Port Oneida Rural Historic District

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Port Oneida Rural Historic District
Port Oneida Rural Historic District Sign.jpg
Sign for the district
Port Oneida Rural Historic District is located in Michigan
Port Oneida Rural Historic District
Location Leelanau Peninsula, Michigan
Coordinates 44°54′47″N 86°01′13″W / 44.91306°N 86.02028°W / 44.91306; -86.02028Coordinates: 44°54′47″N 86°01′13″W / 44.91306°N 86.02028°W / 44.91306; -86.02028
Area Northern Michigan
Built mid-1800s to mid-1900s
Governing body National Park Service
NRHP Reference #


Added to NRHP June 1, 1997

Port Oneida Rural Historic District is part of the Sleeping Bear Dunes National Lakeshore. It consists of a set of farms in the Leelanau Peninsula of Northern Michigan that are typical of Northern European settlers throughout the Midwestern United States in the later part of the 19th century.[2][3]

The district was farmed for over 100 years by local farmers of subsistence farms. The houses and fields were passed down through the families.[2] What is represented in the district is the practice of land use, architecture and the evolution of agricultural technology common to the upper Great Lakes region.[2] It is very rare to find such a large collection of farms of this time period that are free from modern technology.[2][3]

Port Oneida Rural Historic District has 121 buildings, 20 structures and 18 farmsteads.[4][5] The district is over 3,400 acres (1,400 ha) of farming area preserved as it was in the late 19th century to the mid-20th century.[6] It is the largest historic agricultural community in the United States under government ownership that is fully protected by the government.[3][7][8][9]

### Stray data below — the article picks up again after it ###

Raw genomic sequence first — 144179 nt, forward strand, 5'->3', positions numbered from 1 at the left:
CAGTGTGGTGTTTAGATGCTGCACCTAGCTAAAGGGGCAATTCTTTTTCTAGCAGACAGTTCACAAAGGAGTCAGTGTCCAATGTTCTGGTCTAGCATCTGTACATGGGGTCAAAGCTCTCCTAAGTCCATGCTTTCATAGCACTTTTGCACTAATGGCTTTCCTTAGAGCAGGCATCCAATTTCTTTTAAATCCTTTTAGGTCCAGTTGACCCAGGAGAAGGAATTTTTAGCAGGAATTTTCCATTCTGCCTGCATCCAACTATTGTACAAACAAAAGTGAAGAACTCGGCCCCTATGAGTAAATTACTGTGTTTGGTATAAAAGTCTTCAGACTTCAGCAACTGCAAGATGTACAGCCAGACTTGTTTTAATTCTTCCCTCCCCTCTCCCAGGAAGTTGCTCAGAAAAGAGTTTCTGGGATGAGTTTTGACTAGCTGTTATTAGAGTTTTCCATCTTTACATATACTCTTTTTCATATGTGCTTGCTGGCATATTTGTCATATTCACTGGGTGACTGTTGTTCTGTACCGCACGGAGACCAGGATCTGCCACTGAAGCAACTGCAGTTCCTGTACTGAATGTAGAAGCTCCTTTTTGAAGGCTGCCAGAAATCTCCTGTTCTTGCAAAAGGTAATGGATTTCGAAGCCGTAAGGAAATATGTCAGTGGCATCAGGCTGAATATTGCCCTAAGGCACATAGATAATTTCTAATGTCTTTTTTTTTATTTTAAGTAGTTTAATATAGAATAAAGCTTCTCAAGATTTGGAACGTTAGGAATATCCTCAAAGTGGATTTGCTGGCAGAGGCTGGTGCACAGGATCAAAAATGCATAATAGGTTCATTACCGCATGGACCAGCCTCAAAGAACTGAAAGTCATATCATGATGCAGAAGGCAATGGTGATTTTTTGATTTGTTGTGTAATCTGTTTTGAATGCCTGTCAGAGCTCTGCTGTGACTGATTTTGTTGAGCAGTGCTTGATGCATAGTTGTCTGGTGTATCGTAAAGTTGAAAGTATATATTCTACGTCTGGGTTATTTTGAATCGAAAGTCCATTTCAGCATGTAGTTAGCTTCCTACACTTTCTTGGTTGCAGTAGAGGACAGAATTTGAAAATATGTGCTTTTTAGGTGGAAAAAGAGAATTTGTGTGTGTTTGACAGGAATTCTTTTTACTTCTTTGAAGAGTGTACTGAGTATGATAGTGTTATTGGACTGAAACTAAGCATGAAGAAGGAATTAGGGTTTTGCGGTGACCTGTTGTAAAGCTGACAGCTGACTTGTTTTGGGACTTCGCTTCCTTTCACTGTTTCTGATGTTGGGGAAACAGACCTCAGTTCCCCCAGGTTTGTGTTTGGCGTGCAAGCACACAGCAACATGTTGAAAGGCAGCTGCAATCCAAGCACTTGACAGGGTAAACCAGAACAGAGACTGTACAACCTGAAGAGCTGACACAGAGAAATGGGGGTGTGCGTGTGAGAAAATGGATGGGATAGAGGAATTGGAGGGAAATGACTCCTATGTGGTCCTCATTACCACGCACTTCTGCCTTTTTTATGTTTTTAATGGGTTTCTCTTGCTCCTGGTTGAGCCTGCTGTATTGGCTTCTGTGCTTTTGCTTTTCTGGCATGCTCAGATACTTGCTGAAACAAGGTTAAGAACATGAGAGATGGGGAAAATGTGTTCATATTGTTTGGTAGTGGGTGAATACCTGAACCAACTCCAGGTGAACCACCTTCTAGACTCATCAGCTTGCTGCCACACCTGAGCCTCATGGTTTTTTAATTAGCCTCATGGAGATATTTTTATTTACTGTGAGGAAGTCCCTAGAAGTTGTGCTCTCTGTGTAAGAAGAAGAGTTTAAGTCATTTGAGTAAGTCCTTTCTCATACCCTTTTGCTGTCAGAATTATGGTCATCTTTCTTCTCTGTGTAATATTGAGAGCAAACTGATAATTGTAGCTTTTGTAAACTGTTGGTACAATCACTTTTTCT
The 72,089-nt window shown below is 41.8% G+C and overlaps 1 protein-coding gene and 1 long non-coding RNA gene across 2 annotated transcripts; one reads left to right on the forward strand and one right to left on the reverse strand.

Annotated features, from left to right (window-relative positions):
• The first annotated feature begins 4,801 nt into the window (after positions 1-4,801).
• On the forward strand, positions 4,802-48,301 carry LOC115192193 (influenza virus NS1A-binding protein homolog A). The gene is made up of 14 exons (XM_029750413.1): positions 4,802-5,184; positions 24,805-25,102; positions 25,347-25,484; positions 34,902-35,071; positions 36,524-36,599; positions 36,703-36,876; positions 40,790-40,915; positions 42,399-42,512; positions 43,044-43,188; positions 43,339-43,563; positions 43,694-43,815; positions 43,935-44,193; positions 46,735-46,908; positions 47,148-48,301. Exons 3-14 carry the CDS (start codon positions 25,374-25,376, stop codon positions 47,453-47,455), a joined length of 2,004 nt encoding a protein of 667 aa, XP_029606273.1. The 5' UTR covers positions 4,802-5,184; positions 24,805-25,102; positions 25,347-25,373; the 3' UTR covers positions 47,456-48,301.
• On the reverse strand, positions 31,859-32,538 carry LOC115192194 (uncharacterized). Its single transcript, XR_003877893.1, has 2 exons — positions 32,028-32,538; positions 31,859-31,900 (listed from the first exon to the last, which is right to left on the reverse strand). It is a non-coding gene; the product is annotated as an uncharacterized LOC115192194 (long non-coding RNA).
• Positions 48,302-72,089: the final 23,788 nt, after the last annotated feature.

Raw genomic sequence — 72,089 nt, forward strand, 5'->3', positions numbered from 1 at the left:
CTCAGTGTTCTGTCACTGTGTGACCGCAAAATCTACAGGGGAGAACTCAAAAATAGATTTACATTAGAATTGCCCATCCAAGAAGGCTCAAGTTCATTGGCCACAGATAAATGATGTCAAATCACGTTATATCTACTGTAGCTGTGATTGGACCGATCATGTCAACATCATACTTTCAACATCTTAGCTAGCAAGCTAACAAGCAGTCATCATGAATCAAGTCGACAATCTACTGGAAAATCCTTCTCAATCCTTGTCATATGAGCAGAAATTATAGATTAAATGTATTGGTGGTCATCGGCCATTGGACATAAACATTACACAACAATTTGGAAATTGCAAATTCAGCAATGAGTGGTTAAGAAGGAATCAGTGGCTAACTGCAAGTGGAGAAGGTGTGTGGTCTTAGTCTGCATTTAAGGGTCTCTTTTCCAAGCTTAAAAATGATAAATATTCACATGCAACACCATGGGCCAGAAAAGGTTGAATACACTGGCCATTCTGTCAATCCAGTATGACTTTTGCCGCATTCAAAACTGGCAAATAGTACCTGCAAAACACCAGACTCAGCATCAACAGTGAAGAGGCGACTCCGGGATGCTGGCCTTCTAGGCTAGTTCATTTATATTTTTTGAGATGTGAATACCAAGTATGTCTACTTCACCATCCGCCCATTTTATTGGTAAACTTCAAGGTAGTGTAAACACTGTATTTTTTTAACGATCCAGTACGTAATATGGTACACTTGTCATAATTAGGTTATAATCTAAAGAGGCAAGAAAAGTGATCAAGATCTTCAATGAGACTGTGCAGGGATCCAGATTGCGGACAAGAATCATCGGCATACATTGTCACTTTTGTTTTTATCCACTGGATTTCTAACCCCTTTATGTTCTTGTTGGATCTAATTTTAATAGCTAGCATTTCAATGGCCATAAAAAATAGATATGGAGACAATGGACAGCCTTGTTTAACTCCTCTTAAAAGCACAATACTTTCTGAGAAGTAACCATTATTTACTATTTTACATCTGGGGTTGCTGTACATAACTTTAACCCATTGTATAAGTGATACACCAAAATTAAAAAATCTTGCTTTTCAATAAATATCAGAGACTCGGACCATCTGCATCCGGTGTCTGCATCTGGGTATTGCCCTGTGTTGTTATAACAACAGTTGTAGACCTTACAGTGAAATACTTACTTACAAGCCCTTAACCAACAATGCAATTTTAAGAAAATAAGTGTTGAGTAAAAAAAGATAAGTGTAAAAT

The district has the greatest number of historic buildings and has the largest agricultural area.[3] It is on the National Register of Historic Places as of June, 1997.[6] It has a "State" level of significance on the National Register.[3]


The Leelanau Peninsula was occupied sometime soon after the Ice age glaciers’ last retreat.[10] Inhabitants were initially drawn to northern Michigan because of the fisheries and forests. Agriculture soon developed since there was longer growing seasons. Lake Michigan provided a lake effect warmth along the shoreline in this area.[10] Cree and Ojibwa were among the Native Americans who lived in the area for generations.

The first European recorded in this region was Carsten Burfiend.[10] He was an immigrant from Hanover, Germany in 1846. He arrived in the United States at Buffalo, New York and first went by steamship to nearby North Manitou Island. He came to the peninsula alone and left his wife and family in New York state.[10]

There he built a cabin and worked as a fisherman until 1852. The U.S. Government around this time opened up the mainland of Michigan Territory to settlement. Burfriend moved and purchased 275 acres (111 ha) of land on the west side of Pyramid Point. He then sent for his wife and children.[10]